The Internal Revenue Service is moving into the second phase of its tax preparer regulation initiative by beginning next week to schedule the first competency tests for tax preparers.
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The IRS said Tuesday it is launching the new competency tests for Registered Tax Return Preparers as part of a larger initiative to increase its oversight of the tax prep industry. Last year, in the first phase of its efforts, the IRS required all paid tax return preparers to obtain a Preparer Tax Identification Number. Those tax return preparers who currently have a valid PTIN and are required to take the new test will have until Dec. 31, 2013, to pass the test. The third phase will involve continuing education.
Preparers who pass the test and meet other requirements will be given a new designation: Registered Tax Return Preparer. In order to maintain that designation, the individuals must renew their PTINs annually and complete 15 hours of continuing education each year. Enrolled agents, CPAs, and attorneys, among others, are exempt from the new testing and education requirements. These professional groups already meet more stringent guidelines to obtain their professional credentials.
“This is another major step forward in our effort to enhance tax preparation service to millions of taxpayers,” said IRS Commissioner Doug Shulman in a statement. “People should feel assured that the person they hire to prepare their federal tax returns has a working knowledge of the Tax Code. The majority of tax return preparers are reputable professionals, but the few bad apples cause great harm to taxpayers and the industry.”
The fee for the new competency test is $116, which includes the IRS portion of the fee and the fee for third-party test vendor Prometric Inc. The test covers preparation of the Form 1040 and its related schedules. Test scheduling begins next week, but the initial test takers won’t receive their test scores for two to six weeks to allow the IRS time to validate the exam and determine the pass/fail cutoff. Once validation is complete, around mid-January, those taking the computer-based test will receive their scores at the test center immediately upon completing the test.
Prometric will eventually administer the test at more than 260 centers nationally, but the test is currently not available at all of the locations. Test sites will be added daily and international locations may be added in the future, the IRS noted.
Over 750,000 tax return preparers have obtained PTINs. The IRS estimates that approximately 350,000 people may be initially subject to the Registered Tax Return Preparer test requirement.
Fact Sheet 2011-12 provides additional details about the test, including which preparers are required to take it and how to schedule an appointment.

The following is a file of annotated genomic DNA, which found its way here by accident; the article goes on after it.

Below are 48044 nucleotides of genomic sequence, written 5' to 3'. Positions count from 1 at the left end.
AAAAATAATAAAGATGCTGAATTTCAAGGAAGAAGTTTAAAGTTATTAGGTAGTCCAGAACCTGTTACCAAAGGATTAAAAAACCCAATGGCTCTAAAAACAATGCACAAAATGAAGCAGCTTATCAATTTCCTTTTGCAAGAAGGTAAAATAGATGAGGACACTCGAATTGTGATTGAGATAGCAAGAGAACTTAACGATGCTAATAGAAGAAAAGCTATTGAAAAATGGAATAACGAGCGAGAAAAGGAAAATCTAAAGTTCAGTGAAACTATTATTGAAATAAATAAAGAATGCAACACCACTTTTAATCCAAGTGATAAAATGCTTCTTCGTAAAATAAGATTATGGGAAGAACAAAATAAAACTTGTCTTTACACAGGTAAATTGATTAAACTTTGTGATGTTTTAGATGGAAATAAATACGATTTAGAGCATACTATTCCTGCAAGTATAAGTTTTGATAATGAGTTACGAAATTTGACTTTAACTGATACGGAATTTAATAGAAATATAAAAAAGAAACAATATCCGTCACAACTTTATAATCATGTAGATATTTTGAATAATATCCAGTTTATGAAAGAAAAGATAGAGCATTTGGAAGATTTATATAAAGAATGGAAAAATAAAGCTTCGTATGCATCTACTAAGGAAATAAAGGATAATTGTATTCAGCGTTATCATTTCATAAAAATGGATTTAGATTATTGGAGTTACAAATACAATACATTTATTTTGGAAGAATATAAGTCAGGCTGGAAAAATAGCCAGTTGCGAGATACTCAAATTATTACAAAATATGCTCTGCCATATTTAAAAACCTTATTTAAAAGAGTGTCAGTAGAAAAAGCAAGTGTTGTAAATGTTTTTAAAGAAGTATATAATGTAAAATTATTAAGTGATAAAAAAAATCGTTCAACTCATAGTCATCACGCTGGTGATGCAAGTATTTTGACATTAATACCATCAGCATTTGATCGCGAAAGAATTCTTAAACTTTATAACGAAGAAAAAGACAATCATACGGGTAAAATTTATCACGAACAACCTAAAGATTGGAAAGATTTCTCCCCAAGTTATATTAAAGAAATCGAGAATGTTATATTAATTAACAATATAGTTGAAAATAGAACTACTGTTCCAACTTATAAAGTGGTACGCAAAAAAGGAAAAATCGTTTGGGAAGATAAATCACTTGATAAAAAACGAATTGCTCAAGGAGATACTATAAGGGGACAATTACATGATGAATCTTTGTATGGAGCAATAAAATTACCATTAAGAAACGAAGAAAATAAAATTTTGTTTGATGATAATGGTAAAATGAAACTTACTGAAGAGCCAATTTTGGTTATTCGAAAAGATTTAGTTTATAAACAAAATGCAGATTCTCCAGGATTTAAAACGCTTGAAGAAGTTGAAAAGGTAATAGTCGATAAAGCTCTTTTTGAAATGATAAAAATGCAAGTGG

The IRS said it also continues to study the most appropriate ways for requiring certain tax return preparers to undergo a background check. The background check is necessary to ensure tax return preparers have not engaged in disreputable conduct and are suitable for practice before the IRS. The American Institute of CPAs and other groups had objected to proposals for a fingerprinting requirement, and the IRS has backed off for now (see IRS Delays Tax Preparer Fingerprinting Requirement). The IRS said, however, that it would provide additional guidance concerning the background check in coming months.
While the IRS continues to review the issues surrounding the background checks, the agency said it would issue Registered Tax Return Preparer certificates to individuals who pass the competency test and a tax compliance check. Individuals who have been issued the certificates may begin using the Registered Tax Return Preparer designation, but they still may be subject to additional background checks that the IRS may implement in the future, the IRS warned.
The process for individuals to become an enrolled agent remains unchanged, the IRS noted. Most enrolled agents have passed a comprehensive three-part IRS test, known as a Special Enrollment Examination, covering individual and business standards and representation rules. Enrolled agents also must complete 72 hours of continuing education every three years. Most enrolled agents have unlimited practice rights before the IRS, which means they can represent clients regarding any tax matter.
The process for registering and taking the Special Enrollment Examination remains unchanged. More information on the Registered Tax Return Preparer Competency Examination and the Special Enrollment Examination is available at www.IRS.gov/taxpros/tests.
All PTIN holders must renew their PTINs for the 2012 filing season by Dec. 31, 2011, the IRS noted. The PTIN renewal fee for 2012 is $63. Return preparers who obtained their PTINs by creating an online account should renew their PTINs at www.IRS.gov/ptin.